Saturday, December 12, 2009

My Views on Healthcare: Anya

Every good point needs a good counterpoint, and, well, I see this as a perfectly acceptable substitute for my AP Government & Politics course homework ;)

The healthcare bill is going to end up being one of, if not the most defining pieces of legislation when people examine Obama's first year in office.  It will also play a large part, I think, in the re-election campaigns that senators will be running next year.  So it only makes sense that everyone is paying very, very close attention to this particular bill.

I've realized a few major things from this healthcare bill.  One, is that I really, really, really want to be Harry Reid.  I want to be the guy (or, in my case, girl) who has to negotiate with all the different factions to bring together a bill into its final form.  I know it would be insanely difficult, but I think it would also be fascinating, rewarding, and fun.  Second, I'm really pleased that I predicted a lot of things in this bill as it stands now.  For example, the trigger option.  As soon as I heard Senator Olympia Snowe say that she supported a trigger option I thought, "the final bill out of the Senate is going to have a trigger option, because Reid is going to do almost anything he can do to get Snowe and Susan Collins to support the healthcare bill."

Way back when in late 2007 and early 2008, during the Democratic primaries, I was a starry-eyed fourteen year old going to Hillary Clinton rallies who heard "universal healthcare" and said "that would be amazing!"  Needless to say, my opinion has changed a bit since then.  Americans are far too individualistic to ever support a universal healthcare plan, or even, as we've seen, a public option run by the government.  Ashley says that's because the government shouldn't act like a business, but really, what if it doesn't have a choice?  And besides, and public option in a Senate bill would have, I assumed, taken the lead from the House bill and required the government to negotiate rates with insurance companies, providing for fair competition and affordable rates.  The government (through the Fed) already buys and sells bonds.  I know that it's a leap between bonds and healthcare, but would it be as big of a leap as people think?  In any case, our current economy, deficit, and the make up of the legislature make universal healthcare impossible.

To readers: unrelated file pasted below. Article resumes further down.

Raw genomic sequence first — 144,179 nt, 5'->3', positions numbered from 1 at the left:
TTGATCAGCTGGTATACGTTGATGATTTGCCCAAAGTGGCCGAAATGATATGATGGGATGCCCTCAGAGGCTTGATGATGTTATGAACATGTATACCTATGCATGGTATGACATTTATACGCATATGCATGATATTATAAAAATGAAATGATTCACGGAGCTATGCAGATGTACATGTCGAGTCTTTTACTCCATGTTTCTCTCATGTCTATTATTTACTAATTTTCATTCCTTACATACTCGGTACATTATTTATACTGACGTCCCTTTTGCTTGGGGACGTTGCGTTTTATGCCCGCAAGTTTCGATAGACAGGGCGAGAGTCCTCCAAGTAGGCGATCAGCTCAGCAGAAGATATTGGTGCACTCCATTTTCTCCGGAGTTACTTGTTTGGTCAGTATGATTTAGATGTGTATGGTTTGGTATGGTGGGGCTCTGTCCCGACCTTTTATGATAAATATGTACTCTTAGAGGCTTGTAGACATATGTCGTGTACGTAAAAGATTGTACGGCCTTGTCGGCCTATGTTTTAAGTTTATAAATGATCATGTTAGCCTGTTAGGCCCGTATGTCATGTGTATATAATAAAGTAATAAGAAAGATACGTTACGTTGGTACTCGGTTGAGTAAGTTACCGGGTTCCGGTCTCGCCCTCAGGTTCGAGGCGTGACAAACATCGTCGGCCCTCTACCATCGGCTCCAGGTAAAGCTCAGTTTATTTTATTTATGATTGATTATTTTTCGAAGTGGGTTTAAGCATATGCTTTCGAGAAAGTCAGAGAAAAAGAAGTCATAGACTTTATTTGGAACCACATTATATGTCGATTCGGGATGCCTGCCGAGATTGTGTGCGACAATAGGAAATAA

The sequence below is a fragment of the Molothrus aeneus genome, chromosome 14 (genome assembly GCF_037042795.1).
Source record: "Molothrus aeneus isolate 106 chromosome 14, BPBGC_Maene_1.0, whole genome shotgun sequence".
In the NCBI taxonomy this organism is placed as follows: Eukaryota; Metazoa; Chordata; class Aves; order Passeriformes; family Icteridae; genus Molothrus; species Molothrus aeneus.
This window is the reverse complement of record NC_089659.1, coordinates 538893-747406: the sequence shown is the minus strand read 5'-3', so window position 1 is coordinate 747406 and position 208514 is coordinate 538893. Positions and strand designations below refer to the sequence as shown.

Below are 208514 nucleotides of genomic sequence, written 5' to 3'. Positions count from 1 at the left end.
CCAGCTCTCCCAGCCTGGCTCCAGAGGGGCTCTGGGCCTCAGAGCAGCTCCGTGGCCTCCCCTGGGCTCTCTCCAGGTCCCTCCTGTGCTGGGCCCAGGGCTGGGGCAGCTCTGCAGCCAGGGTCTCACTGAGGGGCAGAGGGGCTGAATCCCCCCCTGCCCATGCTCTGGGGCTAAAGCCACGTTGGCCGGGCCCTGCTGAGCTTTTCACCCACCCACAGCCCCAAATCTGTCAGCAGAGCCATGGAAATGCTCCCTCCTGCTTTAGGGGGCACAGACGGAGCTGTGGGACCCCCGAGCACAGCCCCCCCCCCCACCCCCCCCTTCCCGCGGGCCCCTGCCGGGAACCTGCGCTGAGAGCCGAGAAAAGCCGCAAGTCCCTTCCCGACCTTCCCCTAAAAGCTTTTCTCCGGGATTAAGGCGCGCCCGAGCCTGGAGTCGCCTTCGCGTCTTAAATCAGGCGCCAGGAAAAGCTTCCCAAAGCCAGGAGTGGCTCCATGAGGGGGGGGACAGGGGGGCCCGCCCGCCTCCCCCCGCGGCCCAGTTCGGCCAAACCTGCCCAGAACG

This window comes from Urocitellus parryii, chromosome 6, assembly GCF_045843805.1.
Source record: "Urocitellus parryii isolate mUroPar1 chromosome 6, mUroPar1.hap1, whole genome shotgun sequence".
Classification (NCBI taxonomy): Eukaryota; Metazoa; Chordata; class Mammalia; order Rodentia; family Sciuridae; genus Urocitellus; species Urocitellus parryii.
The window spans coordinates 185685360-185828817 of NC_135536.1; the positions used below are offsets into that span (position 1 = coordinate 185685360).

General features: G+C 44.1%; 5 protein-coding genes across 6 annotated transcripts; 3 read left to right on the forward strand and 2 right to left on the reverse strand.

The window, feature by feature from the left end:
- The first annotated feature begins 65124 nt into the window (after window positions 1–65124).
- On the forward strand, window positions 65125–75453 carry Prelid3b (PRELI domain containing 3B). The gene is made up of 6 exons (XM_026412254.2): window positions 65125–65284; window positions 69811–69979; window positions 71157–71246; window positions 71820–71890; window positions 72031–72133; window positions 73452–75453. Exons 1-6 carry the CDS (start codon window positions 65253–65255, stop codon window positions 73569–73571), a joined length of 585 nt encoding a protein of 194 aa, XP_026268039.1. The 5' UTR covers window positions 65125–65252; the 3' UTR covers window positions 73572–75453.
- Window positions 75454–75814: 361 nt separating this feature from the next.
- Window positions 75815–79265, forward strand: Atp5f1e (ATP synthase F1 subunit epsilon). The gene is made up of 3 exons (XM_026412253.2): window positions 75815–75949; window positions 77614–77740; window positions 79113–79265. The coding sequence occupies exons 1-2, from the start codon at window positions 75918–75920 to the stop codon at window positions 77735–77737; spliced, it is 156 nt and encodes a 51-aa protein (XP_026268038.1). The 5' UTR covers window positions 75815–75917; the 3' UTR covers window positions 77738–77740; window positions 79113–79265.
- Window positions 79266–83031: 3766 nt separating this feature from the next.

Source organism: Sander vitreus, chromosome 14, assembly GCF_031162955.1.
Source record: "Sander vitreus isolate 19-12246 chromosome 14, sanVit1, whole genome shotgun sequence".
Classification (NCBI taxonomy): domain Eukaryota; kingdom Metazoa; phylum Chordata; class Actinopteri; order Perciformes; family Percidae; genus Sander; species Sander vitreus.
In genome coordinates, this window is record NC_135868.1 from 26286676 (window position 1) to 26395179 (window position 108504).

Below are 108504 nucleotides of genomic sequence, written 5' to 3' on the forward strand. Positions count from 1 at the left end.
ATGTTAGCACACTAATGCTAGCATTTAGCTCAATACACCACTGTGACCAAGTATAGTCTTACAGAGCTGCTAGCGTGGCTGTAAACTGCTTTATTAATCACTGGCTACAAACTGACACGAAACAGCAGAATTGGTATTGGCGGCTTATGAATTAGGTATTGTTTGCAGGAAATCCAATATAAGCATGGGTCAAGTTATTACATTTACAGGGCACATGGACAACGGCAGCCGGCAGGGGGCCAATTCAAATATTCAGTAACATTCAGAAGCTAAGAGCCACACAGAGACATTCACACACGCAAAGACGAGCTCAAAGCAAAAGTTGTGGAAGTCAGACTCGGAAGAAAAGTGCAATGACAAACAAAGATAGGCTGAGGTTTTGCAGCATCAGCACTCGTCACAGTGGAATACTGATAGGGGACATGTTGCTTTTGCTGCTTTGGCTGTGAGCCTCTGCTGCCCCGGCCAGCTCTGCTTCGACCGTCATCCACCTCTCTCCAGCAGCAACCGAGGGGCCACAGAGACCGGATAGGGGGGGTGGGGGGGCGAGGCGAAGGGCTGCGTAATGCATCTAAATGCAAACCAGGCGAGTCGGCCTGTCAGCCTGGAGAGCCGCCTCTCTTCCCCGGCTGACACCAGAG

But what about the public option?  I strongly support that.  In fact, I think it's necessary, because we've seen that private insurers can be . . . well, an epic failure.  And a majority of the population supported it too, in the latest polls I've seen.  Which brings me to another thing I've learned: at some point, it stops being about writing the best legislation you can and becomes all about counting votes.  Which explains the major compromises in this bill.  I can live with most of them, I've decided.  I really can.  I would have liked more government involvement, but at least we are not relying solely on private companies to care for the people.  And, with the trigger option, the government can step in if the need arises.

But what I just completely fail to understand is the Medicare cuts.  I mean, people on Medicare already have a hard enough time finding a doctor willing to treat them, because the doctors get so little money.  So now we're not only cutting billions of dollars out of the Medicare program, but we're also decreasing the minimum age?  Yeah, we're opening Medicare up to those people aged 55-64 who have no insurance.  Counterproductive.

So I want to leave you with one final thought.  The more conservative bill that came out of the House a few months ago cost more than the more liberal option did.  Now . . . what will happen in the Senate?

1 comment:

  1. I don't know that Harry Reid is enjoying himself much these days. Joe Lieberman's only consistent position seems to be "Whatever the Democrats are for, I'm against."

    One last bit of unasked-for advice -- keep your expectations low, and you're less likely to be disappointed.